People rarely commission architects to design buildings for Art’s sake.
Tragically, the designer’s romanticised view, that “architecture is an art”, has resulted in poor artists. Because, this tendency of designers: of ennobling their work — and making themselves, the high-priests of design — at the cost of dangerously down-playing the business aspect of the profession, eventually leads to poverty. Poverty in-turn leads to the mundaneness of everyday living. This drudgery, in-turn leads to the poorly designed products and banal built-environments that surround us.
A majority of people think that design is styling. Few understand it to be more than merely giving shape to a shell: about it being about the guts. But not many acknowledge that architecture cannot exist outside the realm of economics.
It is not enough for a designer to understand the principles of design, aesthetics and technology. The moment we purchase a simple product at the corner shop — instead of making or growing it ourselves — we have stepped into the circle of commerce. The transactional nature of our very existence in society makes it necessary for us to understand business.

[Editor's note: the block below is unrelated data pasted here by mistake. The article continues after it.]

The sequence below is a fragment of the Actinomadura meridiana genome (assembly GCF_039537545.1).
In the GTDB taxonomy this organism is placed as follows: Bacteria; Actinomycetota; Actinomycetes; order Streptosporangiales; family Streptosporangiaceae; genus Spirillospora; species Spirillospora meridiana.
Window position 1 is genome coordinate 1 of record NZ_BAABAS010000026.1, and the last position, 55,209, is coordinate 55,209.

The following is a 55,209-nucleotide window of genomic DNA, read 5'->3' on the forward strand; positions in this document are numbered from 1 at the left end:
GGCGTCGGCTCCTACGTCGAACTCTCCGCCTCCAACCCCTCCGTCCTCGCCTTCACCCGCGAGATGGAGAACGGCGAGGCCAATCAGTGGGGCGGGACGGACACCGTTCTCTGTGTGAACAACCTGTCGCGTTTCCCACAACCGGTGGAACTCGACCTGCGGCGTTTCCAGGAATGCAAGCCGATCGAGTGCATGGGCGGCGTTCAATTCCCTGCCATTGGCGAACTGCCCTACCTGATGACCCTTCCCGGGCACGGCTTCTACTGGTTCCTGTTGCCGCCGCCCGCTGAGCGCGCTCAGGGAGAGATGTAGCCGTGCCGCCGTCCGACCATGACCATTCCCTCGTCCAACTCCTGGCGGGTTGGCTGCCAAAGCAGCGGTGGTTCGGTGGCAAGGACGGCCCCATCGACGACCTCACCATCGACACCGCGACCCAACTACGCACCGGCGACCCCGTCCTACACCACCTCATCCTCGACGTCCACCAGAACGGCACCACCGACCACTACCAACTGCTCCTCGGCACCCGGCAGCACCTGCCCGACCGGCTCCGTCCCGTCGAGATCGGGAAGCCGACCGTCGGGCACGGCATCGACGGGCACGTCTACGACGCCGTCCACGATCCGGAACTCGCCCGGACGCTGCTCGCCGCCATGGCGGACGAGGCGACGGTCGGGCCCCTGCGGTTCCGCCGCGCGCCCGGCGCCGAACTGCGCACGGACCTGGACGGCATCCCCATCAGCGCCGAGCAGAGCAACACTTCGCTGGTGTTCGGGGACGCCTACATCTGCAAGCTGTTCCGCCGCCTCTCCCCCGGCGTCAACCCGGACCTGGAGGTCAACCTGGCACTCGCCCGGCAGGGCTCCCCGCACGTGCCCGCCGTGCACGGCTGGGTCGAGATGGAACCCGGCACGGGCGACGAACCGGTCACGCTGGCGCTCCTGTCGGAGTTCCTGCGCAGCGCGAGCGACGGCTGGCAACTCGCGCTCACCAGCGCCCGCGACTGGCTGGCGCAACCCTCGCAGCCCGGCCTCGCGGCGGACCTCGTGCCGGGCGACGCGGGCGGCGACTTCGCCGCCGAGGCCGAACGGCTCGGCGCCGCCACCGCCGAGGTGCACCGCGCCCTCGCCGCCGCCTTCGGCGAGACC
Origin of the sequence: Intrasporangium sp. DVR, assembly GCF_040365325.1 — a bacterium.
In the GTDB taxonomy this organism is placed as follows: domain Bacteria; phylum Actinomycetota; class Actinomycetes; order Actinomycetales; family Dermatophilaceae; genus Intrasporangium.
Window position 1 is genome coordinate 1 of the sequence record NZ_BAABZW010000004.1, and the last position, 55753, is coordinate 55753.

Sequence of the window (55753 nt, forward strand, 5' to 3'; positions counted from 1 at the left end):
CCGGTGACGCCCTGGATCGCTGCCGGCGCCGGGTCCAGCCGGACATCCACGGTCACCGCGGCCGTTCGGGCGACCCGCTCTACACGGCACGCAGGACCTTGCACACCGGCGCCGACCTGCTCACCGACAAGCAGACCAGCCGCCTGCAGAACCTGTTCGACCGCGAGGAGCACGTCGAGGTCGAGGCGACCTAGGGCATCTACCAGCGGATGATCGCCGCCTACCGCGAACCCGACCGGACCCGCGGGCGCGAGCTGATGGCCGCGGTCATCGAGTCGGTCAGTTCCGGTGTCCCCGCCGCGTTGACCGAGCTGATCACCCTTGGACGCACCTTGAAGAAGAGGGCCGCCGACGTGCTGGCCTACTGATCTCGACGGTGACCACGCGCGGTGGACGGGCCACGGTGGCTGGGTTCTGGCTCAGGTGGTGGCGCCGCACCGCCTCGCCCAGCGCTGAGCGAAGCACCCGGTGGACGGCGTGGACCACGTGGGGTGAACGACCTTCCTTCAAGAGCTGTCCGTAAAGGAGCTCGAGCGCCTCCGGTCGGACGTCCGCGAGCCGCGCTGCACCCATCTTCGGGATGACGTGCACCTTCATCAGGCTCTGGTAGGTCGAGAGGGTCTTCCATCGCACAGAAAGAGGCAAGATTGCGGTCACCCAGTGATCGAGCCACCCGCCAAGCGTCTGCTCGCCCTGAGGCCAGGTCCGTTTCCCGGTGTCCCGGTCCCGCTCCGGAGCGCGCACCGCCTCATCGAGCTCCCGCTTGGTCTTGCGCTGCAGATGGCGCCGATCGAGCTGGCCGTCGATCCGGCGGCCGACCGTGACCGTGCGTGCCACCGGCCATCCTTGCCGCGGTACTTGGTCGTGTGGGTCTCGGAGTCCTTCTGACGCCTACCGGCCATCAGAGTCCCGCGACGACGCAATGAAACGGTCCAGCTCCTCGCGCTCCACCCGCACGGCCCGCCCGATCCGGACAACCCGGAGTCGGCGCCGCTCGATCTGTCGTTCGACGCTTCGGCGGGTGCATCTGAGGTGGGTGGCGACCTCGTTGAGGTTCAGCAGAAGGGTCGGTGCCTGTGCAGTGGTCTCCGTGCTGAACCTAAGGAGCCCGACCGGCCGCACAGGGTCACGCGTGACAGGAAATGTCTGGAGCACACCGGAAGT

As long as we create for the consumption of others, we, and the things we do, cannot step outside the sphere of economics.
Sometimes you are offered a better fee than you were expecting, or a ridiculously low price. In extreme situations such as these, it is easy to tell whether selling a product, or doing a project is worth your time or not. But normally, with a lot of tasks and client inquiries, it is less clear if it would be worthwhile to take up any particular project. Should you be working the next couple of weeks on this quick project for a client that will pay you ₹20,000 immediately, or work on the design for another client which will pay you ₹2,00,000 over the next four months? If you do take on the quick job, and if it will set you back by 2 weeks on the design of the larger project, are you in a position to put in those extra hours to cover up for lost time? Would it affect the quality of your deliverables? When one values their own product or services, one becomes instinctively aware of a trade off between efforts, quality of deliverables, and their time.